Get Red Pepper's email newsletter. Enter your email address to receive our latest articles, updates and news.

×

21 July

'Eight hours for work, Eight hours for rest; Eight hours for what we will'

July 21, 2009
1 min read

Today in 1878, the song Eight Hours was first published by the Industrial Workers of the World, the Wobblies. Written by the Reverend Jesse H Jones (music) and I G Blanchard (lyrics), it became the most popular labour song for the next 37 years. In case you’re wondering, it was overtaken by Solidarity Forever in 1915.

We mean to make things over, we are tired of toil for naught,

With but bare enough to live upon, and never an hour for thought;

We want to feel the sunshine, and we want to smell the flowers,

We are sure that God has will’d it, and we mean to have eight hours.

We’re summoning our forces from the shipyard, shop, and mill:

Eight hours for work, eight hours for rest, eight hours for what we will!

Eight hours for work, eight hours for rest, eight hours for what we will!

The Fireside Book of Favourite American Songs, edited by Margaret Bradford Boni, Simon and Shuster, New York, 1952


Jeremy Hunt is poised to flog the last of the NHS
Peter Roderick sounds the alarm on an 'attack on the fundamental principles of the NHS'.

Viva Siva, 1923-2018
A. Sivanandan, who died this week, was a hugely important figure in the politics of race and class. As part of our tributes, Red Pepper is republishing this 2009 profile of him by Arun Kundnani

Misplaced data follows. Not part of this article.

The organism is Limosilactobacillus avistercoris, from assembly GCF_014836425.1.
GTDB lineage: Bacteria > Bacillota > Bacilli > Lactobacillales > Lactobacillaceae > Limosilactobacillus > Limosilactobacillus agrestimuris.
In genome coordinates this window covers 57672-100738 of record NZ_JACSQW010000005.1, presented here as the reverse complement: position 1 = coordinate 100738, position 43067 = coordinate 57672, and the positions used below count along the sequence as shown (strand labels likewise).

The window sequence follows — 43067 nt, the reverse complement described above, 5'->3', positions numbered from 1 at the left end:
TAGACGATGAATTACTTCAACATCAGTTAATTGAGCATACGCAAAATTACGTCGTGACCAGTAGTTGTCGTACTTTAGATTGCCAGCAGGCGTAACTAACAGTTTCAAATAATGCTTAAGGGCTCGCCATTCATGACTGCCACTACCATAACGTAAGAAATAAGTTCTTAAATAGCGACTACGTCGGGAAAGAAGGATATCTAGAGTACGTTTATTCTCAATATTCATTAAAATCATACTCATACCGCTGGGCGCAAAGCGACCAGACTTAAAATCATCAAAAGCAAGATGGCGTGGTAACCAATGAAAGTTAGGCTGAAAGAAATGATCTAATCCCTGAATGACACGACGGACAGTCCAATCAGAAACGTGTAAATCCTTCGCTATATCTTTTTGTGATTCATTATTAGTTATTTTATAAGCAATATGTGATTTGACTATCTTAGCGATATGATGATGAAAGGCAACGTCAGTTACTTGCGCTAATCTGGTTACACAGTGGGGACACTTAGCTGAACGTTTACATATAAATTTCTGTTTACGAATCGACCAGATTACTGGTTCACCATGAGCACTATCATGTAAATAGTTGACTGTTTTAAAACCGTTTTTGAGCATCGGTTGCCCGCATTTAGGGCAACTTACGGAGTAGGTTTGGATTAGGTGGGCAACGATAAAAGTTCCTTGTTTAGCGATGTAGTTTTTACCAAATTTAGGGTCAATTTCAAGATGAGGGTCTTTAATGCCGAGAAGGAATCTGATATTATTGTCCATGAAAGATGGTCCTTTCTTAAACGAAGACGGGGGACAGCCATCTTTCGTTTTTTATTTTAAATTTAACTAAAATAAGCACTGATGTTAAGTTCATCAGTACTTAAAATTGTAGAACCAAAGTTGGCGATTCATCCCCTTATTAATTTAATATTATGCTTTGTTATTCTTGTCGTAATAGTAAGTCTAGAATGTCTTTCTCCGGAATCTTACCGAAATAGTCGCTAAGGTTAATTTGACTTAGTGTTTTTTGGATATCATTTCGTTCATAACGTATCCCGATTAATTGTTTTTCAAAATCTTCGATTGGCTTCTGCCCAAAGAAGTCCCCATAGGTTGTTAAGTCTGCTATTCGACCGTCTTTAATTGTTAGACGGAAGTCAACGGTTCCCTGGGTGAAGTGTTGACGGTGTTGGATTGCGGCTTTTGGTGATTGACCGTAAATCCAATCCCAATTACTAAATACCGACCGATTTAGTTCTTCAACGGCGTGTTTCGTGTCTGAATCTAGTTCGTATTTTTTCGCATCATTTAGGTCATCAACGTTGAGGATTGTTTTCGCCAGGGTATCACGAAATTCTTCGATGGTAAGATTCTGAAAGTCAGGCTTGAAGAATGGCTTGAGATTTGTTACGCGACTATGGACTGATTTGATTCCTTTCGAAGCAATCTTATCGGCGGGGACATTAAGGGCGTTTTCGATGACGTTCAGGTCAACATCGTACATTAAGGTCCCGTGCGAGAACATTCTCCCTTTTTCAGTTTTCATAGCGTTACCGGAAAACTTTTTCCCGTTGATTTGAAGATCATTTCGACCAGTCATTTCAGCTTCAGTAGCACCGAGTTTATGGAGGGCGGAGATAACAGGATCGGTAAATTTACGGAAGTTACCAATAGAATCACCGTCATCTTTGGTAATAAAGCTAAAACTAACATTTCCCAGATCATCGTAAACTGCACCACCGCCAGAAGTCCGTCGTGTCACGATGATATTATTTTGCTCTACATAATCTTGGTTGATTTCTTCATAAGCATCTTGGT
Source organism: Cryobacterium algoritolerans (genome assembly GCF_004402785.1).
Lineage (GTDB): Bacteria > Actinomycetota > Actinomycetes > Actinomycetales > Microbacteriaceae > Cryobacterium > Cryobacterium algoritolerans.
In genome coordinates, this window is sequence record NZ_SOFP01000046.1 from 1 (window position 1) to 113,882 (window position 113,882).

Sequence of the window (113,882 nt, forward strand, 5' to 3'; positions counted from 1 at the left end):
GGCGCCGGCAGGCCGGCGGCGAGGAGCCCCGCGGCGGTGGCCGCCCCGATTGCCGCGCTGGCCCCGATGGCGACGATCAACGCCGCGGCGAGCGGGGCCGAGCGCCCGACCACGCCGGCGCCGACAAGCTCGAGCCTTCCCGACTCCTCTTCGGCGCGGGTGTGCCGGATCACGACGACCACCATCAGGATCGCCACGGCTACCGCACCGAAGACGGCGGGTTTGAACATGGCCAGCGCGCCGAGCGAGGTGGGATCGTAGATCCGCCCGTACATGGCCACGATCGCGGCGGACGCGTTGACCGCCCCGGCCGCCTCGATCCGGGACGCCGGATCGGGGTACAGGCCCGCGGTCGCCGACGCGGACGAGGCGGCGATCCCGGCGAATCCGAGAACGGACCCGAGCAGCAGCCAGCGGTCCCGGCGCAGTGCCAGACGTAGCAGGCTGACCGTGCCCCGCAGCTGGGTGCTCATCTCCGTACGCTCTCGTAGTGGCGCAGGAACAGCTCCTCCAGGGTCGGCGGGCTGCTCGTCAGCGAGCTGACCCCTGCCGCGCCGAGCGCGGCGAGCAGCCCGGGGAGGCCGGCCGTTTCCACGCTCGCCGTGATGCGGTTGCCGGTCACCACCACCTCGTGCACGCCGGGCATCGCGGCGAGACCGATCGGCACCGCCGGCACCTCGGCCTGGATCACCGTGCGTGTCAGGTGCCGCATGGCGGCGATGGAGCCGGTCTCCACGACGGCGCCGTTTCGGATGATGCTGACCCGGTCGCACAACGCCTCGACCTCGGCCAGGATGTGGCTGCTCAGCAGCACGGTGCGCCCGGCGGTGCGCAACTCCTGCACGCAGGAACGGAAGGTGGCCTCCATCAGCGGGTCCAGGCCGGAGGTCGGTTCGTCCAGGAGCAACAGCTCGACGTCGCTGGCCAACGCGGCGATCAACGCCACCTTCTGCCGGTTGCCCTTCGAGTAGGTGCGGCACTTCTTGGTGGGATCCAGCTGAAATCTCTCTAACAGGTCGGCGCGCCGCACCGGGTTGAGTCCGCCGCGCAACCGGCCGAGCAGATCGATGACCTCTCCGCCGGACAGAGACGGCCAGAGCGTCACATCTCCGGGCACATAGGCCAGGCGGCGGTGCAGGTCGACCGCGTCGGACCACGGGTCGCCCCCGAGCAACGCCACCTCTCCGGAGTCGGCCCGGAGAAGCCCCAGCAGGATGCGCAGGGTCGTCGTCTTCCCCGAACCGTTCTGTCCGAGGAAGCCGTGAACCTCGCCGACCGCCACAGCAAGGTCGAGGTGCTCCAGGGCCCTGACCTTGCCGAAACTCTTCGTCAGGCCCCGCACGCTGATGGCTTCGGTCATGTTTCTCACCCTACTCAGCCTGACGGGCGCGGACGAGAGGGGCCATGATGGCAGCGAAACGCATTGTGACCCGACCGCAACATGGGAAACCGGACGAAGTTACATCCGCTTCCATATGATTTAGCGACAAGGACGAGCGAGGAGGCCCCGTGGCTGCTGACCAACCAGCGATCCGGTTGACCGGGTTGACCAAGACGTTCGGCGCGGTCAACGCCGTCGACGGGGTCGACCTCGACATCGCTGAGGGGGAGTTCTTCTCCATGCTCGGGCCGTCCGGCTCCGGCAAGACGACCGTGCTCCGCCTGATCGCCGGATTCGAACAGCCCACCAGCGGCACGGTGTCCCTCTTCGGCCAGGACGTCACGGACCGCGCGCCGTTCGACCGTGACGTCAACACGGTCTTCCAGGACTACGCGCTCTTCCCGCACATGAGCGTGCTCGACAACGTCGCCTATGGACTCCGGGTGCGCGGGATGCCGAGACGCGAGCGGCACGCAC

Sivanandan: When memory forgets a giant
Daniel Renwick calls for the whole movement to discover and remember the vital work of A. Sivanandan, who died this week

A master-work of graphic satire
American Jewish cartoonist Eli Valley’s comic commentary on America, the US Jewish diaspora and Israel is nothing if not near the knuckle, Richard Kuper writes

Meet the frontline activists facing down the global mining industry
Activists are defending land, life and water from the global mining industry. Tatiana Garavito, Sebastian Ordoñez and Hannibal Rhoades investigate.

Transition or succession? Zimbabwe’s future looks uncertain
The fall of Mugabe doesn't necessarily spell freedom for the people of Zimbabwe, writes Farai Maguwu

Don’t let Corbyn’s opponents sneak onto the Labour NEC
Labour’s powerful governing body is being targeted by forces that still want to strangle Jeremy Corbyn’s leadership, writes Alex Nunns

Labour Party laws are being used to quash dissent
Richard Kuper writes that Labour's authorities are more concerned with suppressing pro-Palestine activism than with actually tackling antisemitism